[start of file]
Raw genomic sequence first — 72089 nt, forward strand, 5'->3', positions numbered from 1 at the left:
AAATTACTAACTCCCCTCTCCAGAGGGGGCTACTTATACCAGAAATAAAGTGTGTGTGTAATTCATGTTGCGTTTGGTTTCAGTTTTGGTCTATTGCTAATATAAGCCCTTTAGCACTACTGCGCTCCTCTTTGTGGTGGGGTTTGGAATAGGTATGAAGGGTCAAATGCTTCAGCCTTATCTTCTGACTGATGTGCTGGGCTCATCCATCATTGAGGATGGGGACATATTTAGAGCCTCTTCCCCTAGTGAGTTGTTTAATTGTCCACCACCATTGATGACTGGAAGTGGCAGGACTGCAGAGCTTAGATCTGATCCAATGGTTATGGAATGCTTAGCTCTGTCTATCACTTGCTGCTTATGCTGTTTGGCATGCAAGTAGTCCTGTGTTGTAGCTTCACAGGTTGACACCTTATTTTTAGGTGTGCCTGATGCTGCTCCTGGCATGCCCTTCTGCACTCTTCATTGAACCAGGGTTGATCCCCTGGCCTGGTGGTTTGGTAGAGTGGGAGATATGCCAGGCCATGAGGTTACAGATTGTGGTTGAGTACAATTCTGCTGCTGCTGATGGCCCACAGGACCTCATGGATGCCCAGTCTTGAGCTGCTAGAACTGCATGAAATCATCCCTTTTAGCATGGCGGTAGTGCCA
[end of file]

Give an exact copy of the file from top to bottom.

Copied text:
Raw genomic sequence first — 72089 nt, forward strand, 5'->3', positions numbered from 1 at the left:
AAATTACTAACTCCCCTCTCCAGAGGGGGCTACTTATACCAGAAATAAAGTGTGTGTGTAATTCATGTTGCGTTTGGTTTCAGTTTTGGTCTATTGCTAATATAAGCCCTTTAGCACTACTGCGCTCCTCTTTGTGGTGGGGTTTGGAATAGGTATGAAGGGTCAAATGCTTCAGCCTTATCTTCTGACTGATGTGCTGGGCTCATCCATCATTGAGGATGGGGACATATTTAGAGCCTCTTCCCCTAGTGAGTTGTTTAATTGTCCACCACCATTGATGACTGGAAGTGGCAGGACTGCAGAGCTTAGATCTGATCCAATGGTTATGGAATGCTTAGCTCTGTCTATCACTTGCTGCTTATGCTGTTTGGCATGCAAGTAGTCCTGTGTTGTAGCTTCACAGGTTGACACCTTATTTTTAGGTGTGCCTGATGCTGCTCCTGGCATGCCCTTCTGCACTCTTCATTGAACCAGGGTTGATCCCCTGGCCTGGTGGTTTGGTAGAGTGGGAGATATGCCAGGCCATGAGGTTACAGATTGTGGTTGAGTACAATTCTGCTGCTGCTGATGGCCCACAGGACCTCATGGATGCCCAGTCTTGAGCTGCTAGAACTGCATGAAATCATCCCTTTTAGCATGGCGGTAGTGCCA